national self-rule or sovereignty in Africa and Asia and about the impact of the Cold War on

developing and newly independent countries (MWH-8.1 and MWH-8.3). In United States

History and the Constitution, students will learn about the impact of the Cold War on national

security and individual freedom (USHC-7.5).

It is essential for students to know:

At the end of World War II, there were tensions that existed as a result of major differences in

political and economic ideologies between the United States and other western nations and the

Soviet Union. These tensions escalated into the competitions and struggles of the Cold War (7-

5.1). At the end of the war, The Soviet Union wanted to spread communism, while the United

States wanted to contain the spread of communism and promote democracy. Because the United

States was justifiably concerned about the spread of communism throughout Eastern Europe,

President Harry Truman instituted a foreign policy based on the containment of communism by

giving economic assistance to countries so they would not become communist. Called the

Truman Doctrine, the strategy was first utilized to return economic stability and success to the

region, thereby preventing communist supporters from offering communism as a viable

economic alternative. An infusion of 400 million US dollars in assistance to countries in Europe

proved to be very helpful. Countries in Western Europe countries also needed economic

assistance after the war. The Marshall Plan provided the region with 12.5 billion dollars in

reconstruction funds from Congress. Therefore the Marshall Plan was instrumental in helping to

revive Western Europe after WWII while preventing the spread of communism in the area.

Because the League of Nations had failed to prevent another world war, it was replaced in 1945

with the United Nations (UN). The purpose of the UN was the same as the League of Nations,

which was to serve as an international organization to try to prevent future wars and settle

conflicts globally. The UN did differ from the League in few major ways, however. One major

GRADE 7

Contemporary Cultures: 1600 to the Present

Indicator 7-5.2

difference was that the UN would have the ability to use military force if necessary, and another

major difference was that the United States joined the United Nations. The UN became

instrumental in getting involved in some of the issues of the Cold War such as the division of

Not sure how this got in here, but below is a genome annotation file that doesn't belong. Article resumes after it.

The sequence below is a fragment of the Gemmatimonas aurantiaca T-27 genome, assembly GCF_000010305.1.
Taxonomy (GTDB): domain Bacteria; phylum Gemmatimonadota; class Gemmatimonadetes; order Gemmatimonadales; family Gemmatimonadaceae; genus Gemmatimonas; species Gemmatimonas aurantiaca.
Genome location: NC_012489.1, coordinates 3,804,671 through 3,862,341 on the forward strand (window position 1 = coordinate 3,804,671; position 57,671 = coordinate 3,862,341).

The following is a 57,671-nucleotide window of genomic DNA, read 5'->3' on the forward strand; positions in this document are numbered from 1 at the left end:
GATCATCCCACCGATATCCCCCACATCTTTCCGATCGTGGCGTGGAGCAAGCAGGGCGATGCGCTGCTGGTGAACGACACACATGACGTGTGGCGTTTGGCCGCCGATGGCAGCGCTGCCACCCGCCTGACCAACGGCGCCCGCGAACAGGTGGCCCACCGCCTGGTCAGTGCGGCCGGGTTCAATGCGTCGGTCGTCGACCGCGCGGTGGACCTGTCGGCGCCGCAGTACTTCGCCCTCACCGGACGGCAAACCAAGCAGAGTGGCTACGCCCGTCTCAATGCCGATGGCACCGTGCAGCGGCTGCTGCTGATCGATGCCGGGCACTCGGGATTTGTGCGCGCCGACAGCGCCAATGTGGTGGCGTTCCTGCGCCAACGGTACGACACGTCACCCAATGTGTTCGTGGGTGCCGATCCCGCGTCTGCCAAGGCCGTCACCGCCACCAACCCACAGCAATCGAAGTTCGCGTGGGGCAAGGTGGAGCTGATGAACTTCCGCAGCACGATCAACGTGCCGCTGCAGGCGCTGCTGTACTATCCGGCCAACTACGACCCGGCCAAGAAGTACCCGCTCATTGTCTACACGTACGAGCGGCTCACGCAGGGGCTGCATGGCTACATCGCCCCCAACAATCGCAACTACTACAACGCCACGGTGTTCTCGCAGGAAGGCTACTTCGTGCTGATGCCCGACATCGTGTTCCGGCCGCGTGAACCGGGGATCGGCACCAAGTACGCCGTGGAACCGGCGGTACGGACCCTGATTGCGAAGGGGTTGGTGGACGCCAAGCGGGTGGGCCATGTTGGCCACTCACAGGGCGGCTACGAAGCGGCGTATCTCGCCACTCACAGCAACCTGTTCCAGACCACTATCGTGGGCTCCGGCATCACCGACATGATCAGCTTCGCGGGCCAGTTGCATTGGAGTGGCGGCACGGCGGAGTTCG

Germany into two nations (7-5.1) and the Korean Conflict (7-5.4).

The largest problem of the Cold War was its constant potential to instantaneously turn “hot” in a

showdown between the 2 superpowers that had the great probability of using atomic/nuclear

weapons with the capability of world-wide destruction. The first of these “showdowns” occurred

in Berlin beginning in 1948. The partitioned German capital city became a political “hot spot”

after the Soviets blocked access into West Berlin, the sector of the city occupied by Americans,

British, and French, in order to drive Western influences from the city. The three Western Allies

responded by airlifting supplies and food to the people of West Berlin for almost 11 months. The

Soviets were then forced to lift the blockade. After the experience of the Berlin Blockade and the

tension and success of the Berlin Airlift the United States decided it needed to protect itself and

other democratic nations. In 1949, the United States, Canada, and ten western European nations

formed a military alliance called the North Atlantic Treaty Organization (NATO). The Soviet

Union was threatened by the creation of NATO, and consequently built its own military alliance,

the Warsaw Pact, which included Poland, East Germany, Czechoslovakia, Bulgaria, Romania,

and Albania.

It is not essential for students to know:

Students do not need to know the specific dates of the Truman Doctrine, the Marshall Plan, the

Berlin Airlift, NATO, or the Warsaw Pact. They also do not need to know the amount of money

that was provided by the Truman Doctrine or the Marshall Plan or which specific countries

received this money. They also do not need to know the names of all of the countries involved in

NATO or the Warsaw Pact.

Social Studies Literacy Skills for the Twenty-First Century:

Identify and explain the relationships among multiple causes and multiple effects.

Explain change and continuity over time and across cultures.

Assessment Guidelines:

Appropriate classroom assessments could require students to be able to:

Understand

Interpret

Exemplify

Classify

Summarize

Infer

Compare

GRADE 7

Contemporary Cultures: 1600 to the Present

Indicator 7-5.2

Explain

Or any verb from the Remember cognitive process dimension.

GRADE 7